A couple of days ago, a line of Varsity football players barreled into my classroom.
I’ve been known to offer encouraging journal writing times before big game days. Friday was a huge game day. The league championship was at stake against a higher ranked team. I thought they might have been there to ask to write with me.
They weren’t there to write.
They were uncharacteristically quiet, this group of boys. Shuffling their enormous feet. Smiling funny.
“Guess what,” one of the guys finally said. “We get to pick one teacher to be with us on the field for Friday’s game and we pick you.”
“You get a jersey,” he said. As if he had to convince me to accept.
So it turns out that during the last home game of the regular season, the senior Varsity football boys get to choose one teacher at our school who has supported them the most to stand with them for the coin toss.
Somehow the Varsity boys thought of me.
I accepted the honor. I wore my fancy new home jersey on game day, and got my hair done and my nails painted blue for the big night. On Senior Night, the senior athletic trainers, cheerleaders and Varsity players are announced and walk the length of the field with their families. The moms wear their sons’ jerseys.
“Whose jersey are you wearing?” a mom asked. I looked down at my number. 65. No boy’s number.
When it was my turn, I stood on the field, and it was bright and overwhelming. I had no idea what to do. Someone handed me a bouquet of flowers.
One of the guys, a young man who writes really nice essays and also happens to be one of the most powerful high school football players in the country at the moment, told me not to worry. He took my hand. The captains and I crossed the field to meet the referees and the other team’s captains.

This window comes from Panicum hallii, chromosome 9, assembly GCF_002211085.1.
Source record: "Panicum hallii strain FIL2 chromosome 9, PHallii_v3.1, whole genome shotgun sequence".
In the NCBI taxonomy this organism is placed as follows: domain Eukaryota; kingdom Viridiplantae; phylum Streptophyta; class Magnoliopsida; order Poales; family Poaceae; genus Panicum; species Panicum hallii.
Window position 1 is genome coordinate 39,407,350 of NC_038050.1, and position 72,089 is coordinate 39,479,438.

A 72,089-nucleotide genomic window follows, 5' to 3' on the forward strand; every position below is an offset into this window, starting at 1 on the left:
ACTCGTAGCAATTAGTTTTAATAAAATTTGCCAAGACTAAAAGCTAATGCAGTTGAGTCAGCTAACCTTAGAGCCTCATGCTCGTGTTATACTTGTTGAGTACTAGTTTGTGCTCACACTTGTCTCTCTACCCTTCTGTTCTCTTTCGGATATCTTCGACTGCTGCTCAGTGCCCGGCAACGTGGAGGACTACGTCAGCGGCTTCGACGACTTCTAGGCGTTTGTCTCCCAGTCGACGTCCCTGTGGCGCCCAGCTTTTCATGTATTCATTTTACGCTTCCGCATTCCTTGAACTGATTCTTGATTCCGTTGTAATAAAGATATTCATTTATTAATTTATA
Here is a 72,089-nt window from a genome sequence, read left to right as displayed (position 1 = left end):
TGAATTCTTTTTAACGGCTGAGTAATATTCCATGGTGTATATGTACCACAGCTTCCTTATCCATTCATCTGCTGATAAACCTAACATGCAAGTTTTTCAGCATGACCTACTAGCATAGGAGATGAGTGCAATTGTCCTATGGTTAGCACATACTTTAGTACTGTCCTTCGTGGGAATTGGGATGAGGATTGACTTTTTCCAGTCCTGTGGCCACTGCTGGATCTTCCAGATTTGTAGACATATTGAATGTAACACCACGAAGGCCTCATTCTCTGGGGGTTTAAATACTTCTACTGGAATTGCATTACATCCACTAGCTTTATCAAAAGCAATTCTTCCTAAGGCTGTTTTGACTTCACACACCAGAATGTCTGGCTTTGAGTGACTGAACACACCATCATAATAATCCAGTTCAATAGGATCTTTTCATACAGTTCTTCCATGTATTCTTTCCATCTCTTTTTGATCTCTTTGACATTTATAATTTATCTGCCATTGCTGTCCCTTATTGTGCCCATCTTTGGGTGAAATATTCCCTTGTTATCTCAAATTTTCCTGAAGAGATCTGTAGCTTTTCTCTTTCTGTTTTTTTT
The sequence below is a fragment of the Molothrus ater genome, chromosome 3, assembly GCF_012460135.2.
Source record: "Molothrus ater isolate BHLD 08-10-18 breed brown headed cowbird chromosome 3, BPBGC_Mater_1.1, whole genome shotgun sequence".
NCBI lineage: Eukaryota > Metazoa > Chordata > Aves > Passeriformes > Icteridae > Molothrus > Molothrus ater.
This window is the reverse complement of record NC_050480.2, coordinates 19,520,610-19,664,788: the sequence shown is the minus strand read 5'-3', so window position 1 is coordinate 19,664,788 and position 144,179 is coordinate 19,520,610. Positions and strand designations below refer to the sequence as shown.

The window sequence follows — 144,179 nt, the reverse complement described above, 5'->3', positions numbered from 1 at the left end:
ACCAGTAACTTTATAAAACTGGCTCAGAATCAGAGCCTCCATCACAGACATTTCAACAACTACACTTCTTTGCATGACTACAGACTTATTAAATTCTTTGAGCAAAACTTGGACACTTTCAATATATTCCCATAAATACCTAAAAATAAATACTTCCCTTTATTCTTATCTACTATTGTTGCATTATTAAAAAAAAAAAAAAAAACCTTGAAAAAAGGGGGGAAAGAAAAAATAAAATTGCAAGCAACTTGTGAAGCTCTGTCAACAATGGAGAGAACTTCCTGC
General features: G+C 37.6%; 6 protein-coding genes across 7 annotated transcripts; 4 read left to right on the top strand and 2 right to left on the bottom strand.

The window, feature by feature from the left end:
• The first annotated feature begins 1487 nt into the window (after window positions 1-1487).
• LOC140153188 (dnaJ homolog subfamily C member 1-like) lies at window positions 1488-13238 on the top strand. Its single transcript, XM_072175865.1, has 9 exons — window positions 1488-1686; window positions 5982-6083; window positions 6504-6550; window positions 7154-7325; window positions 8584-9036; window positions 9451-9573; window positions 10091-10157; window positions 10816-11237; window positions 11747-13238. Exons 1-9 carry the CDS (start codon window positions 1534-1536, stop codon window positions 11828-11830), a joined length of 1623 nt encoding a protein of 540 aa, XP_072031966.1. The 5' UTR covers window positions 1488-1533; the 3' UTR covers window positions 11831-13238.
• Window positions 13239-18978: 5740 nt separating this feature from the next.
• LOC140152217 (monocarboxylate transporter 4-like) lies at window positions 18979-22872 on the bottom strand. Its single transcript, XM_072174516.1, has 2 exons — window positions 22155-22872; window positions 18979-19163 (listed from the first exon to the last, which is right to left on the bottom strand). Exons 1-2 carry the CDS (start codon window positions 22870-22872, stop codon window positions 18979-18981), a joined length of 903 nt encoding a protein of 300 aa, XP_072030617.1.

“Thanks for doing this,” he said as we walked the line.
“It means the world to me,” I said, wearing a jersey I didn’t earn except by love. Because these boys earn their jerseys. They weight lift, they train all summer, they work. The most I can bench press is—I can’t even complete that sentence. I’ve never bench pressed anything in my life.
Whose jersey was I wearing anyway?
I have a private answer to that question, one that only occurred to me Friday morning. Out of my overwhelming gratitude for these boys an old memory shimmered to the surface. I counted years. I counted again, to make sure I was right.
You see, in my mid-twenties, I lost a baby I deeply wanted to miscarriage. One appointment, there was a heartbeat. The next time there was none.
My husband and I grieved intensely and privately. And briefly. We already had one awesome daughter. In five years, we had another awesome daughter. Our little family has been blessed with good health, the love of friends, stunning good fortune. We have very full lives. Beautiful lives.
Yet in a very quiet, still, solitary place within me I have held the memory of that one I lost. I believed early on that he was a boy. A friend of mine who suffered several miscarriages suggested that naming him would make me feel more peaceful. I did as she said and it has. My sister-in-law who also experienced lost pregnancy shared that she always thinks of her never born baby as an angel who is always with her. This idea helps me too.
Through the years, I’ve wondered how I would ever have managed to raise a son to be strong yet kind, powerful yet aware, brave yet generous in the tumult of this millennium. What a daunting task that would have been. How to raise men in times like this? I’ve written three novels with young male protagonists navigating a culture that condones, and even encourages male violence, just trying to consider that very question.
Here’s the thing about the loss of my second pregnancy: the love I had for the baby-to-be stayed with me. It grew.
I teach rhetoric and composition. If you’re thinking the scene in my classroom looks anything like one of those inspirational teacher movies, stop it. I spend my days nagging other people’s kids to write and revise and for the love of God keep up with the reading.
My students have their own moms. Their own moms are amazing. They don’t need me to be Mom. They need me to remind them to avoid passive voice and to please keep up with the reading.
But the love I had for my baby that was never born never went anywhere. And last week, the week of the day when a line of tall, strong, shy, kind boys invited me to stand on the field with them before their championship game, would have been the week of that baby’s eighteenth birthday.
Whose jersey was I wearing? I was wearing the jersey of all of the young men entering adulthood at my school who play and live with wide open hearts. Their work ethic, spirit for fun, and love for their teammates inspire me more than they can know.
I hope that if I would have had my boy, he would have been just like them.